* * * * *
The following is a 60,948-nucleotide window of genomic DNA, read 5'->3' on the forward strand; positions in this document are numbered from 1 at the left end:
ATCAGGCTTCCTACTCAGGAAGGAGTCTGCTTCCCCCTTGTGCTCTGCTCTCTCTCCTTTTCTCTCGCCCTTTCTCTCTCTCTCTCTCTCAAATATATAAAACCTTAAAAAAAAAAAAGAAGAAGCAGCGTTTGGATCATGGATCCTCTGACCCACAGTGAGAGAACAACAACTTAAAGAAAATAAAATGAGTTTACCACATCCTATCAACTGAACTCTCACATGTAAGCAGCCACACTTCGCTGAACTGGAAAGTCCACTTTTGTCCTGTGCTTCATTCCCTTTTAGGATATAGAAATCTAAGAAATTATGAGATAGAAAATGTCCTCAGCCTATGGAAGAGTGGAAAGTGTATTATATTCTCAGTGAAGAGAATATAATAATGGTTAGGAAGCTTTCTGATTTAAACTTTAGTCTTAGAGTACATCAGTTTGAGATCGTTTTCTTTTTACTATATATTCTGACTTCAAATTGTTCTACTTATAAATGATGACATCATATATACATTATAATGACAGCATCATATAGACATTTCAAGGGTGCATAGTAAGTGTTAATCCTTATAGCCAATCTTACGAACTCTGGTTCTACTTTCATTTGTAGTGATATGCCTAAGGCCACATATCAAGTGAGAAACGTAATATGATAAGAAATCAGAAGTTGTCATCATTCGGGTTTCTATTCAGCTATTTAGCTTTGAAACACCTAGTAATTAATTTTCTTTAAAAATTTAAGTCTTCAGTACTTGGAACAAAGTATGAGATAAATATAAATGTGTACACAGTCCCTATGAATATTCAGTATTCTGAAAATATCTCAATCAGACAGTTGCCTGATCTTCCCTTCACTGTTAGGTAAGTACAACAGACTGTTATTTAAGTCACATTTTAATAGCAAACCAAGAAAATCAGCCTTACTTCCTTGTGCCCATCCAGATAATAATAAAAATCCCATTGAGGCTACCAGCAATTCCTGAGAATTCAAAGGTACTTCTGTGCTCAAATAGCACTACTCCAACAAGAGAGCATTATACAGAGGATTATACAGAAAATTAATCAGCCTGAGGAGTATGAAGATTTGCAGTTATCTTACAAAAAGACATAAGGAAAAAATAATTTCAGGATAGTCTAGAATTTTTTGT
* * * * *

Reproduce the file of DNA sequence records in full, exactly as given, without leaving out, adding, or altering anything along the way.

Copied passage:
The following is a 60,948-nucleotide window of genomic DNA, read 5'->3' on the forward strand; positions in this document are numbered from 1 at the left end:
ATCAGGCTTCCTACTCAGGAAGGAGTCTGCTTCCCCCTTGTGCTCTGCTCTCTCTCCTTTTCTCTCGCCCTTTCTCTCTCTCTCTCTCTCAAATATATAAAACCTTAAAAAAAAAAAAGAAGAAGCAGCGTTTGGATCATGGATCCTCTGACCCACAGTGAGAGAACAACAACTTAAAGAAAATAAAATGAGTTTACCACATCCTATCAACTGAACTCTCACATGTAAGCAGCCACACTTCGCTGAACTGGAAAGTCCACTTTTGTCCTGTGCTTCATTCCCTTTTAGGATATAGAAATCTAAGAAATTATGAGATAGAAAATGTCCTCAGCCTATGGAAGAGTGGAAAGTGTATTATATTCTCAGTGAAGAGAATATAATAATGGTTAGGAAGCTTTCTGATTTAAACTTTAGTCTTAGAGTACATCAGTTTGAGATCGTTTTCTTTTTACTATATATTCTGACTTCAAATTGTTCTACTTATAAATGATGACATCATATATACATTATAATGACAGCATCATATAGACATTTCAAGGGTGCATAGTAAGTGTTAATCCTTATAGCCAATCTTACGAACTCTGGTTCTACTTTCATTTGTAGTGATATGCCTAAGGCCACATATCAAGTGAGAAACGTAATATGATAAGAAATCAGAAGTTGTCATCATTCGGGTTTCTATTCAGCTATTTAGCTTTGAAACACCTAGTAATTAATTTTCTTTAAAAATTTAAGTCTTCAGTACTTGGAACAAAGTATGAGATAAATATAAATGTGTACACAGTCCCTATGAATATTCAGTATTCTGAAAATATCTCAATCAGACAGTTGCCTGATCTTCCCTTCACTGTTAGGTAAGTACAACAGACTGTTATTTAAGTCACATTTTAATAGCAAACCAAGAAAATCAGCCTTACTTCCTTGTGCCCATCCAGATAATAATAAAAATCCCATTGAGGCTACCAGCAATTCCTGAGAATTCAAAGGTACTTCTGTGCTCAAATAGCACTACTCCAACAAGAGAGCATTATACAGAGGATTATACAGAAAATTAATCAGCCTGAGGAGTATGAAGATTTGCAGTTATCTTACAAAAAGACATAAGGAAAAAATAATTTCAGGATAGTCTAGAATTTTTTGT